The White House, President George W. Bush Click to print this document

For Immediate Release
Office of the Press Secretary
August 23, 2007

Statement by Deputy Press Secretary Gordon Johndroe on National Intelligence Estimate

     Fact sheet In Focus: National Security
     Fact sheet In Focus: Iraq

The National Intelligence Estimate's updated judgments show that our strategy has improved the security environment in Iraq, but that we still face very tough challenges ahead. While the February NIE concluded that conditions in Iraq were worsening, today's key judgments clearly show that the military's counterinsurgency strategy, fully operational since mid-summer, has begun to slow the rapidly increasing violence and patterns of that violence we have been seeing in Iraq. This change is a necessary precondition to the stability and increased political reconciliation that we all seek.

The administration continues to support the efforts of Prime Minister Maliki, the presidency council, and Iraqi political leaders representing Sunni, Shia, and Kurds as they meet in Baghdad now to reach agreement on how they will work together for a more stable and secure Iraq.

The judgments in the NIE confirm that Iraq's security forces are improving their performance and that bottom-up political engagement and security initiatives have made a difference and offer the best prospect for improved security over the next six to 12 months. The NIE does conclude that the Iraqi security forces have not improved enough to conduct major operations independent of the coalition on a sustained basis in multiple locations, and that the ISF remain reliant on the coalition for important aspects of logistics and combat support.

This is all accurate and not unexpected, given where ISF is in its development. This suggests, of course, that there's more work to be done, but that this effort is headed in the right direction.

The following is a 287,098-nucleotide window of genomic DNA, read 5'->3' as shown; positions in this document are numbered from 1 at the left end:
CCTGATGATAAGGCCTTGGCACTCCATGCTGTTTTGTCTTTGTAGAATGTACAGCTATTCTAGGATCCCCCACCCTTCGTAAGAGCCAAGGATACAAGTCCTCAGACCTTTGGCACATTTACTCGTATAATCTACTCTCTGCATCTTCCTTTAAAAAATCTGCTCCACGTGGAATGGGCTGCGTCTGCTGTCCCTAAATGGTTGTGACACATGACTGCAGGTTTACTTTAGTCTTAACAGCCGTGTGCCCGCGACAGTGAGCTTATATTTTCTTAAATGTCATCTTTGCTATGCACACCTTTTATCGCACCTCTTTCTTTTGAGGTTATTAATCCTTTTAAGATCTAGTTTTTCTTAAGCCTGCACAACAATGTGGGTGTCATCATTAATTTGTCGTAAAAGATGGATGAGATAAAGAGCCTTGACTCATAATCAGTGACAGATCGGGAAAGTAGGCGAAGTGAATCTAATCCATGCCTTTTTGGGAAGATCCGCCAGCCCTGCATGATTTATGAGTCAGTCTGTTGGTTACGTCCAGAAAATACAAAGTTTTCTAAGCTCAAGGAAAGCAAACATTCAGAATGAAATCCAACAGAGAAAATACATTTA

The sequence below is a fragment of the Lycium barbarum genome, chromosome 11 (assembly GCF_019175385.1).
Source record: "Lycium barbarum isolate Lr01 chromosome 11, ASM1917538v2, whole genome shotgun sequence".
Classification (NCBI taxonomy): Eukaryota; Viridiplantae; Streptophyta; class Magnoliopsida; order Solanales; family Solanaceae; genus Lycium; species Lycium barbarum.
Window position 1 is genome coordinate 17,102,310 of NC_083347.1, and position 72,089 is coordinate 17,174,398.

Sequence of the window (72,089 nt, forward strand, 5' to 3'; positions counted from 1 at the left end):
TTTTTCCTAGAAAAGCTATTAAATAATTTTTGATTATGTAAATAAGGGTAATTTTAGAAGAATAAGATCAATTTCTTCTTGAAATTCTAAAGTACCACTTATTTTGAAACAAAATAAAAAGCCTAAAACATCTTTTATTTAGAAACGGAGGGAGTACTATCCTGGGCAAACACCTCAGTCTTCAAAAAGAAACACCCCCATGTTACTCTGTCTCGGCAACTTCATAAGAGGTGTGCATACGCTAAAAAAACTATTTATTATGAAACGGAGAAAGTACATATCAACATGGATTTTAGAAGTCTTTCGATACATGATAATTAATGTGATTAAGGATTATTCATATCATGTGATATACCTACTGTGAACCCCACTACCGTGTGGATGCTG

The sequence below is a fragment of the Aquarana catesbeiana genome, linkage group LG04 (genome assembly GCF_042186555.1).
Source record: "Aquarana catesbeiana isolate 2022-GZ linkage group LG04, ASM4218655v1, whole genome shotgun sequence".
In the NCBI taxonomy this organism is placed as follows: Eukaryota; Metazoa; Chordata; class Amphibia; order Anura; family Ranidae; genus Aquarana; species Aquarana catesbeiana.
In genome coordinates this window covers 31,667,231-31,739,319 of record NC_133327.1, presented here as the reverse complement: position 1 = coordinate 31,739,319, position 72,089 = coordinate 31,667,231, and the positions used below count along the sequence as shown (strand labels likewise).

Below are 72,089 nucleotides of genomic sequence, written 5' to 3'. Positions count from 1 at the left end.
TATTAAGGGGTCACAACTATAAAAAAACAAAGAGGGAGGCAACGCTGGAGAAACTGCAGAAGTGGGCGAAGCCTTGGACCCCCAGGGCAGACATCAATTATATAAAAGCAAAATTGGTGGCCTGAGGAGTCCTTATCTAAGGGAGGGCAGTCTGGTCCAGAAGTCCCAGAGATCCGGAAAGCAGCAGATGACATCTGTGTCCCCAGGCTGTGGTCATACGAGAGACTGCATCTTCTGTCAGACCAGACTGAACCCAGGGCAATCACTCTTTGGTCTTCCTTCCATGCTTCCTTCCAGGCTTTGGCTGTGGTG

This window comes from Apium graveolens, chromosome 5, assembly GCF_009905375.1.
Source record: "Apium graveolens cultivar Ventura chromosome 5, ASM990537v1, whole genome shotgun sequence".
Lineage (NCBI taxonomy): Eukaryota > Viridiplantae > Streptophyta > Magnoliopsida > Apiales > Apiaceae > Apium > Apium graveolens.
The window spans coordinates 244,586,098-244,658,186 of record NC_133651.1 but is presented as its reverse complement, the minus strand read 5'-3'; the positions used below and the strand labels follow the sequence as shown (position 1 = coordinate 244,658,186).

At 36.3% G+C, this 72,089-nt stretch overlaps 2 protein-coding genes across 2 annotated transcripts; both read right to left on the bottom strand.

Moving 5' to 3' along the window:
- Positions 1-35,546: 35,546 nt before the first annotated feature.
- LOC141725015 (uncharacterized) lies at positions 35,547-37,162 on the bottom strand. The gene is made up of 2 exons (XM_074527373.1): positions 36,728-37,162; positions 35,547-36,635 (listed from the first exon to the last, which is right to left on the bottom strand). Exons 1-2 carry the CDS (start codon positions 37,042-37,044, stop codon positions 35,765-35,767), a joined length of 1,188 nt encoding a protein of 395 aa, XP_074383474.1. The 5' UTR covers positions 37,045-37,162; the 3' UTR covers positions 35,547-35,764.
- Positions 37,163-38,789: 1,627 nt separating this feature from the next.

The intelligence community also concluded that al Qaeda in Iraq remains resilient. The NIE states that, "coalition forces, working with Iraqi forces, tribal elements and some Sunni insurgents have reduced al Qaeda in Iraq's capabilities, restricted its freedom of movement, and denied its grassroots support in some areas. However, AQI retains the ability to conduct high-profile attacks." We have changed al Qaeda's trajectory in a short period of time, and we must now sustain the momentum we have already achieved against them.

Today's key judgments also confirm that Iran and Syria are still supporting and arming militant groups inside Iraq. The NIE states, and I quote, "Iran has been intensifying aspects of its lethal support for select groups of Iraqi Shia militants, particular the JAM." Most troublesome, the use of EFPs supplied by Iran has risen dramatically, and it is taking an increasing toll on our troops. While Syria has taken some action, it has done so because of the threat to its own stability, and has begun to support non-al Qaeda in Iraq groups to increase its influence inside Iraq.

One element of the administration's strategy is to support Iraqi efforts to convince its neighbors to be more helpful, and also to mobilize the international community to better support security in Iraq and the region.

The full National Intelligence Estimate will inform the recommendations to be made by President Bush, as well as the recommendations to be made by General Petraeus and Ambassador Crocker when they return to Washington in September to testify before Congress and make the report to the American people. And we look forward to hearing from them.

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